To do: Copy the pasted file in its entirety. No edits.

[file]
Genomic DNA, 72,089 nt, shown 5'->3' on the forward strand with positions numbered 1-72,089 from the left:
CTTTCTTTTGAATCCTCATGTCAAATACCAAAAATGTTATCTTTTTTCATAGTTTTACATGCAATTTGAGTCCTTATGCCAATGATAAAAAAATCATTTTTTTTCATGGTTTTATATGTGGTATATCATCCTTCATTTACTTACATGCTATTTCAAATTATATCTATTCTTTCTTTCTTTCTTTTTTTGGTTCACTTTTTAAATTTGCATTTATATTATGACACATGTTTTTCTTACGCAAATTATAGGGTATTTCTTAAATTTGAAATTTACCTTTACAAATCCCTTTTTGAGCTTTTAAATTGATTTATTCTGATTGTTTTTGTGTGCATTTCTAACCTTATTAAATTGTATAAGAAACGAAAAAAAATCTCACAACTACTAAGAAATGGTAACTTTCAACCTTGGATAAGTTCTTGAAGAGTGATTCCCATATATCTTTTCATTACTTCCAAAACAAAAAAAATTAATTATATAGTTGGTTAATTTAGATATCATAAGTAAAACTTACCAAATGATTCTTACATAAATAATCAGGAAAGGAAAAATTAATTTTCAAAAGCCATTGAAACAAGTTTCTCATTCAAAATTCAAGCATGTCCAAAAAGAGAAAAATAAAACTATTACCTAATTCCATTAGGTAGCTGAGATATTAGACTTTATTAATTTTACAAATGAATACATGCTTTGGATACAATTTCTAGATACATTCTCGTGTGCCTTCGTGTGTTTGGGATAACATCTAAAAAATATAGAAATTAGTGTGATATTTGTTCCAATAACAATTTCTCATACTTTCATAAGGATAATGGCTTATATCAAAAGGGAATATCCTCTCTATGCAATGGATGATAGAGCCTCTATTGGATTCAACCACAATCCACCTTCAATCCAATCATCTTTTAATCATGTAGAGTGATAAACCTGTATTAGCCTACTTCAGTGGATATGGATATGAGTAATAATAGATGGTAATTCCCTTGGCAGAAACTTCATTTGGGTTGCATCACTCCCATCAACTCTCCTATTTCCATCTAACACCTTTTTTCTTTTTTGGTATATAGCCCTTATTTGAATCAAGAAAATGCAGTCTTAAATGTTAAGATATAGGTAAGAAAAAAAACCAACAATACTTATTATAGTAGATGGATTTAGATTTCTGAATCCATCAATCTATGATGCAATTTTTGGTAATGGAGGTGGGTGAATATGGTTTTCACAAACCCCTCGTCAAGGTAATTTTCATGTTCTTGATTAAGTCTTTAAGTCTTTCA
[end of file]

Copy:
Genomic DNA, 72,089 nt, shown 5'->3' on the forward strand with positions numbered 1-72,089 from the left:
CTTTCTTTTGAATCCTCATGTCAAATACCAAAAATGTTATCTTTTTTCATAGTTTTACATGCAATTTGAGTCCTTATGCCAATGATAAAAAAATCATTTTTTTTCATGGTTTTATATGTGGTATATCATCCTTCATTTACTTACATGCTATTTCAAATTATATCTATTCTTTCTTTCTTTCTTTTTTTGGTTCACTTTTTAAATTTGCATTTATATTATGACACATGTTTTTCTTACGCAAATTATAGGGTATTTCTTAAATTTGAAATTTACCTTTACAAATCCCTTTTTGAGCTTTTAAATTGATTTATTCTGATTGTTTTTGTGTGCATTTCTAACCTTATTAAATTGTATAAGAAACGAAAAAAAATCTCACAACTACTAAGAAATGGTAACTTTCAACCTTGGATAAGTTCTTGAAGAGTGATTCCCATATATCTTTTCATTACTTCCAAAACAAAAAAAATTAATTATATAGTTGGTTAATTTAGATATCATAAGTAAAACTTACCAAATGATTCTTACATAAATAATCAGGAAAGGAAAAATTAATTTTCAAAAGCCATTGAAACAAGTTTCTCATTCAAAATTCAAGCATGTCCAAAAAGAGAAAAATAAAACTATTACCTAATTCCATTAGGTAGCTGAGATATTAGACTTTATTAATTTTACAAATGAATACATGCTTTGGATACAATTTCTAGATACATTCTCGTGTGCCTTCGTGTGTTTGGGATAACATCTAAAAAATATAGAAATTAGTGTGATATTTGTTCCAATAACAATTTCTCATACTTTCATAAGGATAATGGCTTATATCAAAAGGGAATATCCTCTCTATGCAATGGATGATAGAGCCTCTATTGGATTCAACCACAATCCACCTTCAATCCAATCATCTTTTAATCATGTAGAGTGATAAACCTGTATTAGCCTACTTCAGTGGATATGGATATGAGTAATAATAGATGGTAATTCCCTTGGCAGAAACTTCATTTGGGTTGCATCACTCCCATCAACTCTCCTATTTCCATCTAACACCTTTTTTCTTTTTTGGTATATAGCCCTTATTTGAATCAAGAAAATGCAGTCTTAAATGTTAAGATATAGGTAAGAAAAAAAACCAACAATACTTATTATAGTAGATGGATTTAGATTTCTGAATCCATCAATCTATGATGCAATTTTTGGTAATGGAGGTGGGTGAATATGGTTTTCACAAACCCCTCGTCAAGGTAATTTTCATGTTCTTGATTAAGTCTTTAAGTCTTTCA